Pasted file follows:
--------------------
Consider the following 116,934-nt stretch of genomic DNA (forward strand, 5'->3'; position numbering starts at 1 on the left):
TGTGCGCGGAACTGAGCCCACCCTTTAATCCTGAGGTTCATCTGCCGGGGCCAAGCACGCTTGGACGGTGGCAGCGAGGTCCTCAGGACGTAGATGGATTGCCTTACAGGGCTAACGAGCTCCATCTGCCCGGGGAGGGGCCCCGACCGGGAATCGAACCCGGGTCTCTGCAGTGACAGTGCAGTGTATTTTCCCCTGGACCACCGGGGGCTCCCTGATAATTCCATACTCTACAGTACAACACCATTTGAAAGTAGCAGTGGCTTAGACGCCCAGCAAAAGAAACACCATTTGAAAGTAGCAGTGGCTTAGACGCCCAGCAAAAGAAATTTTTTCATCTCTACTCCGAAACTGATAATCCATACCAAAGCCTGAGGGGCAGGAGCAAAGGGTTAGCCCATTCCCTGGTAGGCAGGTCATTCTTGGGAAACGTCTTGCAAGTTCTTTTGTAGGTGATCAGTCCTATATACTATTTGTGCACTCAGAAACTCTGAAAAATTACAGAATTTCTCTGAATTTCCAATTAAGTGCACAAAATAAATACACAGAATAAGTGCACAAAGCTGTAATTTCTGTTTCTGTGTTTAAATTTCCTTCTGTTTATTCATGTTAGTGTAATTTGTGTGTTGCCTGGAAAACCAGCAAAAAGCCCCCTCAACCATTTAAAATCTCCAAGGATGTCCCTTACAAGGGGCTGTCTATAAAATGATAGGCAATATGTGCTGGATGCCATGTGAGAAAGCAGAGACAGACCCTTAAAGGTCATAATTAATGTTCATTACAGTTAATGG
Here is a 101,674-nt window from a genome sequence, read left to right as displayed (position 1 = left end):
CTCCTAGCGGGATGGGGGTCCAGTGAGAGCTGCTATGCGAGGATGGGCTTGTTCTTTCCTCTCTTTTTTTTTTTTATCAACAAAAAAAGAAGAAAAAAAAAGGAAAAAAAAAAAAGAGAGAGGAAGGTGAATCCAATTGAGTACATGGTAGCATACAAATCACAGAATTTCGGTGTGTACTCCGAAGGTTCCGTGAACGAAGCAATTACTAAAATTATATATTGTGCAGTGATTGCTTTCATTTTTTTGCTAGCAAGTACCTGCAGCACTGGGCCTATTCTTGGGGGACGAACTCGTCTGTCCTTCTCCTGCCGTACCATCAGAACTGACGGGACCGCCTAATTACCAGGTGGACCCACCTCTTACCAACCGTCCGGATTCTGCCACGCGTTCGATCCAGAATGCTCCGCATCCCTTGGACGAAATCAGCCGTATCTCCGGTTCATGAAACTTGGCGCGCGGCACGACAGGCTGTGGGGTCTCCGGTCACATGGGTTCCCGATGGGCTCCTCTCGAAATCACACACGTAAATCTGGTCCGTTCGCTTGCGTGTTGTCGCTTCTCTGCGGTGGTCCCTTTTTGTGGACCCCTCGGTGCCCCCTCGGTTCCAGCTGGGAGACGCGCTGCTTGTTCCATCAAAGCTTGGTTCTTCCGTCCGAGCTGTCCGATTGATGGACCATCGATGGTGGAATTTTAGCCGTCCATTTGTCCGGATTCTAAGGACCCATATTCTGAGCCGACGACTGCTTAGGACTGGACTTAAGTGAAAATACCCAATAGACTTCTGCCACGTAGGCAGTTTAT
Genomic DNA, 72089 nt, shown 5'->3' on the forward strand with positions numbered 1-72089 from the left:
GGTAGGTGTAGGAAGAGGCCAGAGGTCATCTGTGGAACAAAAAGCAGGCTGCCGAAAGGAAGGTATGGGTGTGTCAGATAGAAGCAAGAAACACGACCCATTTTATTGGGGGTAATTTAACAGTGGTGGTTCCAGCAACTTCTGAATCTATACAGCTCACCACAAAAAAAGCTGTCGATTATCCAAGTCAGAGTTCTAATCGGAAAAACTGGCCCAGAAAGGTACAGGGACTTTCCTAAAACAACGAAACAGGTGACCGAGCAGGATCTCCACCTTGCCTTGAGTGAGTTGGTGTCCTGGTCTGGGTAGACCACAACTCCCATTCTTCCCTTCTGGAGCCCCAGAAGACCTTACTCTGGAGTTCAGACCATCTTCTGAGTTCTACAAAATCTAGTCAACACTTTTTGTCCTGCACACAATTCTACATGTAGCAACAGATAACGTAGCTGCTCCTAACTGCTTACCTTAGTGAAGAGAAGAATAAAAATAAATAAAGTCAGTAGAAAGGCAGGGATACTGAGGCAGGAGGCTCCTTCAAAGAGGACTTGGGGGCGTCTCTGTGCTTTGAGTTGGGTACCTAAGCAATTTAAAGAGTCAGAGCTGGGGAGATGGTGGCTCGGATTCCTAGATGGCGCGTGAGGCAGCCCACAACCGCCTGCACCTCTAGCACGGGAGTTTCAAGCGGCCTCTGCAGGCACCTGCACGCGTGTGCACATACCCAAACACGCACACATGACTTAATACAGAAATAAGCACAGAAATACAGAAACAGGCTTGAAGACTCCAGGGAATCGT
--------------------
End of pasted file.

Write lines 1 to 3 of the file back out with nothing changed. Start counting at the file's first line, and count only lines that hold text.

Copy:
Consider the following 116,934-nt stretch of genomic DNA (forward strand, 5'->3'; position numbering starts at 1 on the left):
TGTGCGCGGAACTGAGCCCACCCTTTAATCCTGAGGTTCATCTGCCGGGGCCAAGCACGCTTGGACGGTGGCAGCGAGGTCCTCAGGACGTAGATGGATTGCCTTACAGGGCTAACGAGCTCCATCTGCCCGGGGAGGGGCCCCGACCGGGAATCGAACCCGGGTCTCTGCAGTGACAGTGCAGTGTATTTTCCCCTGGACCACCGGGGGCTCCCTGATAATTCCATACTCTACAGTACAACACCATTTGAAAGTAGCAGTGGCTTAGACGCCCAGCAAAAGAAACACCATTTGAAAGTAGCAGTGGCTTAGACGCCCAGCAAAAGAAATTTTTTCATCTCTACTCCGAAACTGATAATCCATACCAAAGCCTGAGGGGCAGGAGCAAAGGGTTAGCCCATTCCCTGGTAGGCAGGTCATTCTTGGGAAACGTCTTGCAAGTTCTTTTGTAGGTGATCAGTCCTATATACTATTTGTGCACTCAGAAACTCTGAAAAATTACAGAATTTCTCTGAATTTCCAATTAAGTGCACAAAATAAATACACAGAATAAGTGCACAAAGCTGTAATTTCTGTTTCTGTGTTTAAATTTCCTTCTGTTTATTCATGTTAGTGTAATTTGTGTGTTGCCTGGAAAACCAGCAAAAAGCCCCCTCAACCATTTAAAATCTCCAAGGATGTCCCTTACAAGGGGCTGTCTATAAAATGATAGGCAATATGTGCTGGATGCCATGTGAGAAAGCAGAGACAGACCCTTAAAGGTCATAATTAATGTTCATTACAGTTAATGG
Here is a 101,674-nt window from a genome sequence, read left to right as displayed (position 1 = left end):